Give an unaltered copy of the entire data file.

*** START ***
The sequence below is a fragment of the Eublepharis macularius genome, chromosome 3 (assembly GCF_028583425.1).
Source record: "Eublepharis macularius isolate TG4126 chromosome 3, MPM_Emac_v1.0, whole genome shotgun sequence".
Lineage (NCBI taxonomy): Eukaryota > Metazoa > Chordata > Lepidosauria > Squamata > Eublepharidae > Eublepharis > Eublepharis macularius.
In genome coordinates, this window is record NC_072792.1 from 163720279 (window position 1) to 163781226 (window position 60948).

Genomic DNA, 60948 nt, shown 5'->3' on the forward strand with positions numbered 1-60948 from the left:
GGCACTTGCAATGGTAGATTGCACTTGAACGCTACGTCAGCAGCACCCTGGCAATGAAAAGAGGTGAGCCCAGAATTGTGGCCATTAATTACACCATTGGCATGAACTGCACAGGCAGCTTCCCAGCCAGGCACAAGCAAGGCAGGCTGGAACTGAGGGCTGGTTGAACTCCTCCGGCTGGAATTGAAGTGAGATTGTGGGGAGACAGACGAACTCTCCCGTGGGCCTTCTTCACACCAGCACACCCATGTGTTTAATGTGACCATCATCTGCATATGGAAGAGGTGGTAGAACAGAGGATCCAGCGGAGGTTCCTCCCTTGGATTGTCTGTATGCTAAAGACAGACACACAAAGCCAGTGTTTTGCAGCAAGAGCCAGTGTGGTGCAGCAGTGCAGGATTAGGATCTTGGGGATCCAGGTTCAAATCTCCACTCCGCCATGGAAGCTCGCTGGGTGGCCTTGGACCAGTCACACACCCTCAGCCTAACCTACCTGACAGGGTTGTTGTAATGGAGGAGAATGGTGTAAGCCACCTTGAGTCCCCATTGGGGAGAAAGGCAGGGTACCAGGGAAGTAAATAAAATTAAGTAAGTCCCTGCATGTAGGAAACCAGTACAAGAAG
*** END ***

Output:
The sequence below is a fragment of the Eublepharis macularius genome, chromosome 3 (assembly GCF_028583425.1).
Source record: "Eublepharis macularius isolate TG4126 chromosome 3, MPM_Emac_v1.0, whole genome shotgun sequence".
Lineage (NCBI taxonomy): Eukaryota > Metazoa > Chordata > Lepidosauria > Squamata > Eublepharidae > Eublepharis > Eublepharis macularius.
In genome coordinates, this window is record NC_072792.1 from 163720279 (window position 1) to 163781226 (window position 60948).

Genomic DNA, 60948 nt, shown 5'->3' on the forward strand with positions numbered 1-60948 from the left:
GGCACTTGCAATGGTAGATTGCACTTGAACGCTACGTCAGCAGCACCCTGGCAATGAAAAGAGGTGAGCCCAGAATTGTGGCCATTAATTACACCATTGGCATGAACTGCACAGGCAGCTTCCCAGCCAGGCACAAGCAAGGCAGGCTGGAACTGAGGGCTGGTTGAACTCCTCCGGCTGGAATTGAAGTGAGATTGTGGGGAGACAGACGAACTCTCCCGTGGGCCTTCTTCACACCAGCACACCCATGTGTTTAATGTGACCATCATCTGCATATGGAAGAGGTGGTAGAACAGAGGATCCAGCGGAGGTTCCTCCCTTGGATTGTCTGTATGCTAAAGACAGACACACAAAGCCAGTGTTTTGCAGCAAGAGCCAGTGTGGTGCAGCAGTGCAGGATTAGGATCTTGGGGATCCAGGTTCAAATCTCCACTCCGCCATGGAAGCTCGCTGGGTGGCCTTGGACCAGTCACACACCCTCAGCCTAACCTACCTGACAGGGTTGTTGTAATGGAGGAGAATGGTGTAAGCCACCTTGAGTCCCCATTGGGGAGAAAGGCAGGGTACCAGGGAAGTAAATAAAATTAAGTAAGTCCCTGCATGTAGGAAACCAGTACAAGAAG